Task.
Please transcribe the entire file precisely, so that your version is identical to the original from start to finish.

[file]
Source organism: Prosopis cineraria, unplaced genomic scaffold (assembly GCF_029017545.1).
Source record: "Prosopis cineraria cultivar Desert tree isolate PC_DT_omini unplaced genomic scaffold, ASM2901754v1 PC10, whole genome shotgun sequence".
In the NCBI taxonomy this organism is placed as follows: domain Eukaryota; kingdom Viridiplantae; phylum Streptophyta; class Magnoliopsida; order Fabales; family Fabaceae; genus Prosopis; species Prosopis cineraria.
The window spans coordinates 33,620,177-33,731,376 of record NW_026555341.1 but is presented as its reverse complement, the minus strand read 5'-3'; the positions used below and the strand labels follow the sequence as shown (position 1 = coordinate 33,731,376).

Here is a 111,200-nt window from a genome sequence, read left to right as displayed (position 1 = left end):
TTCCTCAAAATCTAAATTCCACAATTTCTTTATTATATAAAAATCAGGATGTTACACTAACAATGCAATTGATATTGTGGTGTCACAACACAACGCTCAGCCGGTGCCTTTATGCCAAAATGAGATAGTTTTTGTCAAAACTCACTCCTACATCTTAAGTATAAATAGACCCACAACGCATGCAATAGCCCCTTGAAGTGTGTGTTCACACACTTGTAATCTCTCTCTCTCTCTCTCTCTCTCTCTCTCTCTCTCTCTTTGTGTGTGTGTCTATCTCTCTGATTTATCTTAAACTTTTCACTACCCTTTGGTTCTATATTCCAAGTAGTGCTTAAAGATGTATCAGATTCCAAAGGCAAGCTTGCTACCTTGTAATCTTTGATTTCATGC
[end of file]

Source organism: Prosopis cineraria, unplaced genomic scaffold (assembly GCF_029017545.1).
Source record: "Prosopis cineraria cultivar Desert tree isolate PC_DT_omini unplaced genomic scaffold, ASM2901754v1 PC10, whole genome shotgun sequence".
In the NCBI taxonomy this organism is placed as follows: domain Eukaryota; kingdom Viridiplantae; phylum Streptophyta; class Magnoliopsida; order Fabales; family Fabaceae; genus Prosopis; species Prosopis cineraria.
The window spans coordinates 33,620,177-33,731,376 of record NW_026555341.1 but is presented as its reverse complement, the minus strand read 5'-3'; the positions used below and the strand labels follow the sequence as shown (position 1 = coordinate 33,731,376).

Here is a 111,200-nt window from a genome sequence, read left to right as displayed (position 1 = left end):
TTCCTCAAAATCTAAATTCCACAATTTCTTTATTATATAAAAATCAGGATGTTACACTAACAATGCAATTGATATTGTGGTGTCACAACACAACGCTCAGCCGGTGCCTTTATGCCAAAATGAGATAGTTTTTGTCAAAACTCACTCCTACATCTTAAGTATAAATAGACCCACAACGCATGCAATAGCCCCTTGAAGTGTGTGTTCACACACTTGTAATCTCTCTCTCTCTCTCTCTCTCTCTCTCTCTCTCTCTCTTTGTGTGTGTGTCTATCTCTCTGATTTATCTTAAACTTTTCACTACCCTTTGGTTCTATATTCCAAGTAGTGCTTAAAGATGTATCAGATTCCAAAGGCAAGCTTGCTACCTTGTAATCTTTGATTTCATGC